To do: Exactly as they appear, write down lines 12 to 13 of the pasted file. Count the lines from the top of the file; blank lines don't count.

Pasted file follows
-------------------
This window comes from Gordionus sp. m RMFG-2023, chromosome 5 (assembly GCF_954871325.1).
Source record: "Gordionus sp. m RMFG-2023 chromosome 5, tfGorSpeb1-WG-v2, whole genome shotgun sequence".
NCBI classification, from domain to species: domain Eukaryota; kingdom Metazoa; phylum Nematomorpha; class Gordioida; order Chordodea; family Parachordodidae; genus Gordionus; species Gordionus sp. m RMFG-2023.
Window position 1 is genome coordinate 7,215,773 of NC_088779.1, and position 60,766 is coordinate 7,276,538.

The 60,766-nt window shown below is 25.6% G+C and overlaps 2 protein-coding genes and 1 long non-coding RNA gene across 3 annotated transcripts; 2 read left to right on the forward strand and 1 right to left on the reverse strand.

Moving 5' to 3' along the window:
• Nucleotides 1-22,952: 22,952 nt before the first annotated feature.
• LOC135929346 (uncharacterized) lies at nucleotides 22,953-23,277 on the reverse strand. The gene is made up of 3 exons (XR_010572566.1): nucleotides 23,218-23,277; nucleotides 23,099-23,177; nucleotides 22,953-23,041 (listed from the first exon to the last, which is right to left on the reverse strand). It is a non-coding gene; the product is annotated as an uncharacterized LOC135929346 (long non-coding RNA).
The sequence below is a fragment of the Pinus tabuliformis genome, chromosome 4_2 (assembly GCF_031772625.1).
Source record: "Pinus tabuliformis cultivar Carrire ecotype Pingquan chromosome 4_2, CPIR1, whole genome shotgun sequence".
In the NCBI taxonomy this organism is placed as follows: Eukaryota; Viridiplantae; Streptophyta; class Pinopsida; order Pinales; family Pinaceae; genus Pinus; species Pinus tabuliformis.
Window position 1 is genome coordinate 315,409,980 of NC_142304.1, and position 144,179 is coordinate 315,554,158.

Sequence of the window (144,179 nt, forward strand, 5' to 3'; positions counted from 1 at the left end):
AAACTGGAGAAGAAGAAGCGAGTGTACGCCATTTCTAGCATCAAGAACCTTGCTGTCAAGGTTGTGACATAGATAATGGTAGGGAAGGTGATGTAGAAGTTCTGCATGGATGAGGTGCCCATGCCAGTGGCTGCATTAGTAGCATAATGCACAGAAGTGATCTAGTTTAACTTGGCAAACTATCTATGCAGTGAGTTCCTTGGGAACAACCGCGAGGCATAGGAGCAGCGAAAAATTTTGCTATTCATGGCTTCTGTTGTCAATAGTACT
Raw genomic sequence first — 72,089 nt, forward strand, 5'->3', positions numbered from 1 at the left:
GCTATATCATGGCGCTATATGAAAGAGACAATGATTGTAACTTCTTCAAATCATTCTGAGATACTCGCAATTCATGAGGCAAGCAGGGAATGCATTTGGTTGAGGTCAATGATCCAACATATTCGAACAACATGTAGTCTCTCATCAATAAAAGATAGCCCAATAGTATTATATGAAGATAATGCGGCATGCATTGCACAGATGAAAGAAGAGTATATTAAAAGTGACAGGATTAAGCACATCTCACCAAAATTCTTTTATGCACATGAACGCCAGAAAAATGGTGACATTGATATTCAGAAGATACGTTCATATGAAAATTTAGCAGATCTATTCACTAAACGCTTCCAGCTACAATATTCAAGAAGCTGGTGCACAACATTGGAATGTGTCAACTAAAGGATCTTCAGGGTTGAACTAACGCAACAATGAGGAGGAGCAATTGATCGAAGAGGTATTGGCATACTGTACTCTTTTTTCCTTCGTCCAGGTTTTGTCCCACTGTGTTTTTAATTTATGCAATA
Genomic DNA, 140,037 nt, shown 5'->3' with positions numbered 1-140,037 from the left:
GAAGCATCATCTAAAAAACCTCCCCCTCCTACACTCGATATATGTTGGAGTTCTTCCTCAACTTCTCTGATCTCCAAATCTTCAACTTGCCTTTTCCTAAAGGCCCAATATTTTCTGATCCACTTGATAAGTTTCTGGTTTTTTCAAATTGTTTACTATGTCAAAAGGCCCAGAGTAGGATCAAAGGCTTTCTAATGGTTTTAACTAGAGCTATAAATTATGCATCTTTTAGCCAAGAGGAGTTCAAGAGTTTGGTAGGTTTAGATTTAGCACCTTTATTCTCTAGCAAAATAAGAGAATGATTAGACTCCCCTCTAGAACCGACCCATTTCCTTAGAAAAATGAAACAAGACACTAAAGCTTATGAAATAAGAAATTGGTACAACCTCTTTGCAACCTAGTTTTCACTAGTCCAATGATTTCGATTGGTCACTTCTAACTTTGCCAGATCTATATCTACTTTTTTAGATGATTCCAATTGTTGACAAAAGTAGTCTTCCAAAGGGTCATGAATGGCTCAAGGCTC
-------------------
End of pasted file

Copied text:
Window position 1 is genome coordinate 315,409,980 of NC_142304.1, and position 144,179 is coordinate 315,554,158.

Sequence of the window (144,179 nt, forward strand, 5' to 3'; positions counted from 1 at the left end):